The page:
Almost 42 years to the day after Micky’s Irish Pub and Grill opened its doors on S Dubuque Street in Iowa City, a second location will debut roughly nine miles up the road.
On July 11, a Facebook post announced that the long-running downtown institution would expand to North Liberty in August, taking over the space in Penn Landing recently occupied by Rocky O’Brien’s Public House.
Although opening a new restaurant in an ongoing pandemic may seem risky, when co-owners David Stein and Aaron Jennings heard through the grapevine that Rocky O’Brien’s owner Kelly Crawford was looking to sell, they started crunching numbers and everything just made sense.
“The opportunity came to do something out here and we looked at the space and loved the space,” Stein told Little Village. “We think a Micky’s would translate really well in North Liberty, because a lot of people don’t come downtown.”
Fans of Iowa City’s self-proclaimed “most favoritest neighborhood pub” are already buzzing about the opening, speculating about what the new location will have to offer on both the Micky’s Iowa City and Micky’s North Liberty Facebook pages.
“We’ve gotten such a great response so far,” Stein said. “People are really excited for Micky’s in North Liberty.”
Located in the heart of downtown IC, the original Micky’s is a popular spot for college students and townies to catch the game over a basket of fried pickles, a few Scotch eggs, a cold Guinness and their acclaimed Reuben sandwich or fish and chips.
Stein said fans can expect a similar experience at Micky’s North Liberty.
“We want to stay very authentic to what we do downtown out here — we’re not looking to reinvent the wheel,” Stein said. “We want [people] to come out here and say, ‘Oh, that looks similar to downtown.’ The service is really good; the food is really good; and the drinks are just as cold as you would get [in Iowa City].”
This commitment to authenticity also means that wood paneling and “world famous” bingo nights will be plentiful in North Liberty. And luckily for Stein and Jennings, the bar at the former Rocky O’Brien’s has, although perhaps not 150 years worth of character, a similar style of woodwork to the beloved downtown bar.
However, there will be one important difference between the two locations: space.
Generations have passed through Micky’s leprechaun-clad doors since 1980 to be greeted by its undeniably cozy (i.e. squeezy) interior. Although innovative outdoor seating was added to the downtown location after a remodel in 2012, space has remained limited. But space is where the new location in North Liberty shines.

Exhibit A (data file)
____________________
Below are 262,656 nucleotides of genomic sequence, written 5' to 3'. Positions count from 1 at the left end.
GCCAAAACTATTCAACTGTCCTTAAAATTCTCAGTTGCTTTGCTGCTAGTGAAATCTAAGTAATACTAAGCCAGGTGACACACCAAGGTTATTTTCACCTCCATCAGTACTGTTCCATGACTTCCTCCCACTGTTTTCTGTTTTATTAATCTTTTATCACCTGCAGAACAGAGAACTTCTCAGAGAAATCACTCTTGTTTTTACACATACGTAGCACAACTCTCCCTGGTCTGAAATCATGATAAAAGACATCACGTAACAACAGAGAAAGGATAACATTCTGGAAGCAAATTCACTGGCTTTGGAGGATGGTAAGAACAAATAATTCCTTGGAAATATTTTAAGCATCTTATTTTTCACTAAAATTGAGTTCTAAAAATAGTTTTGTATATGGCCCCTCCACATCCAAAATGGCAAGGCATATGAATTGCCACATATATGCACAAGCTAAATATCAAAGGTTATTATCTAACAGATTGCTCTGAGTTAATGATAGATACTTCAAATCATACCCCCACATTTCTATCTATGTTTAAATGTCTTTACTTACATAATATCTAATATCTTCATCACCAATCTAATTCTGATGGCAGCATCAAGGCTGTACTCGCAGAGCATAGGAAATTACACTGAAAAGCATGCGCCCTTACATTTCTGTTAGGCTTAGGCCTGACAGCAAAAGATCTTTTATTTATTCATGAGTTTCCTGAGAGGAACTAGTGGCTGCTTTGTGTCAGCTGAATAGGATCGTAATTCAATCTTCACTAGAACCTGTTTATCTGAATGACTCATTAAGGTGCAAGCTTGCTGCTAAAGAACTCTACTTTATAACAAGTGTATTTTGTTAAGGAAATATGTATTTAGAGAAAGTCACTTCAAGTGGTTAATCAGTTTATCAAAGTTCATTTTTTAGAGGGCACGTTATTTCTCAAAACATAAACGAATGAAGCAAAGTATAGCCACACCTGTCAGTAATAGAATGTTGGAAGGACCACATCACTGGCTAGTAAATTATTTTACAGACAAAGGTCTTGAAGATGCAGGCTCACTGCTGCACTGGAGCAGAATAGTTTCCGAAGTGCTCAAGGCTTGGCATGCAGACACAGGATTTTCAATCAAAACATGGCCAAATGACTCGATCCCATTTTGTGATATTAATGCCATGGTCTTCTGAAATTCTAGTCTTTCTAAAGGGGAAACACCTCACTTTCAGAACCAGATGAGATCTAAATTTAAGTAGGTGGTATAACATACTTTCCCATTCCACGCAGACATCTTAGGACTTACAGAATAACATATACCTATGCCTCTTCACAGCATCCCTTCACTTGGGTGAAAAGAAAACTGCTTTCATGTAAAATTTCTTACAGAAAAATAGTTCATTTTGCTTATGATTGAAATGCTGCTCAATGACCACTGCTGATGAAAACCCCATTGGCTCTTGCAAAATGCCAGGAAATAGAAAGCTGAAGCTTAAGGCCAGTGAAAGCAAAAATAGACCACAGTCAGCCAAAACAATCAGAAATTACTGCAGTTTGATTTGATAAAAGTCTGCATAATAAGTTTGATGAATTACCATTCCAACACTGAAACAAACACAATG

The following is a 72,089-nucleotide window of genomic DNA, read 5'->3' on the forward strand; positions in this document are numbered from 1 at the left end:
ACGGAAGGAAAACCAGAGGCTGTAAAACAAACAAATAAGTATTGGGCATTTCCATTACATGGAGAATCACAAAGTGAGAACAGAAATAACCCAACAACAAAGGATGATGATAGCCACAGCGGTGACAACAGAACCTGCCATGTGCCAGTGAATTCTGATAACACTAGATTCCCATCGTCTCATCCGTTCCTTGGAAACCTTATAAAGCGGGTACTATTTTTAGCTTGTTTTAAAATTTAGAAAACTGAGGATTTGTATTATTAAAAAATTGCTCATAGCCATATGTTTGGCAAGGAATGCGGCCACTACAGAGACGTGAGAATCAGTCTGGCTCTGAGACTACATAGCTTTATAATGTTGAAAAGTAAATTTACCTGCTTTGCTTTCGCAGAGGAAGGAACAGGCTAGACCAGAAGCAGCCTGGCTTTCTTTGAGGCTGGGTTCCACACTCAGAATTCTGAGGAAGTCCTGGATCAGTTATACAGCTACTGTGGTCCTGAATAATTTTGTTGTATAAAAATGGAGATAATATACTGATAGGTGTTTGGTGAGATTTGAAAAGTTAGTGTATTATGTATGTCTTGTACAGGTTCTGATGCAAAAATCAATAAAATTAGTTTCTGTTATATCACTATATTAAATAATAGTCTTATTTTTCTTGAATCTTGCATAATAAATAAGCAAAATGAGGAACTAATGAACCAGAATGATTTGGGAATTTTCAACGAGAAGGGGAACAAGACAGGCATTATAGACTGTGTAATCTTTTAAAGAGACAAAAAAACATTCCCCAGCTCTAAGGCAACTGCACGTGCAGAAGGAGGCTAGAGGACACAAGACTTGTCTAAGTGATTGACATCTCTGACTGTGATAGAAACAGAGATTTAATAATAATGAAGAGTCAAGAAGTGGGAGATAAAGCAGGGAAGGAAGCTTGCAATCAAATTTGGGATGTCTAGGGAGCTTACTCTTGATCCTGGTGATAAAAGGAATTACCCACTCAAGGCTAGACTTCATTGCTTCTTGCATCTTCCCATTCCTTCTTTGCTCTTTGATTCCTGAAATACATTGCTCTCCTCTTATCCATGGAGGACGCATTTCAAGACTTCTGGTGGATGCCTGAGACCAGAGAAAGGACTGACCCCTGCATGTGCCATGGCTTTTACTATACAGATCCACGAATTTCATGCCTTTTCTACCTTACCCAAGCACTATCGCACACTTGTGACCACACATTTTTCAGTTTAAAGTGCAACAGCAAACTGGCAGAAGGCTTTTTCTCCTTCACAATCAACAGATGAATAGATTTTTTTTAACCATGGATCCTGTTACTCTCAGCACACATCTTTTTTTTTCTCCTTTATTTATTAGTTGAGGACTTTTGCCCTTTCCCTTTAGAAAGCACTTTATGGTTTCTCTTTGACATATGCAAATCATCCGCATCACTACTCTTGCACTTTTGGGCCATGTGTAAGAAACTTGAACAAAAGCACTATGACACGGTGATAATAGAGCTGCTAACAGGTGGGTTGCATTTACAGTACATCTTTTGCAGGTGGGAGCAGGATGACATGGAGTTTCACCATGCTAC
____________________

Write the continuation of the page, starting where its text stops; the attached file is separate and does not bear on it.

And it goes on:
“[We have] two outdoor seating areas in North Liberty, a good number more seats and a bigger bar,” Stein said. “We’ll have pool tables now, that’s a big one. There’s just a little more space.”
Micky’s North Liberty will also boast dart boards and the potential for live music — both of which are impossible in the downtown location.
“Once you put a band in there of any kind, it takes up about 25 percent of the seating,” Stein said. “But hopefully we’ll do live music out here [in North Liberty].”
Downtown Iowa City sees an influx of hungry, thirsty college students every fall, but North Liberty has its own growing hoards to feed. The suburb saw a 7 percent population increase over the last decade, and is home to spacious restaurants like Reds Alehouse, Tin Roost and soon, Field Day Brewing Co., a 20,910-square-foot microbrewery currently under construction and expected to open in 2023.
If the past 40 years are any indication, Stein is confident Micky’s has a place in the future of the CRANDIC.
“We employ a number of kids whose parents worked at Micky’s in the ’80s and ’90s, and people who come to Iowa City and leave Iowa City will remember Micky’s in a positive light.” Stein said. “If you wear a Micky’s shirt in Chicago, you’ll probably get one or two people that say, ‘Oh, I love that place.’ So it’s really stood the test of time.”
Sumner Wallace is the self-proclaimed “most favoritest” intern at Little Village. Home for the summer from Oberlin College in Ohio, she’s here to write, wreak havoc and huck a few Frisbees before returning to her studies in the fall. This article was originally published in Little Village issue 309.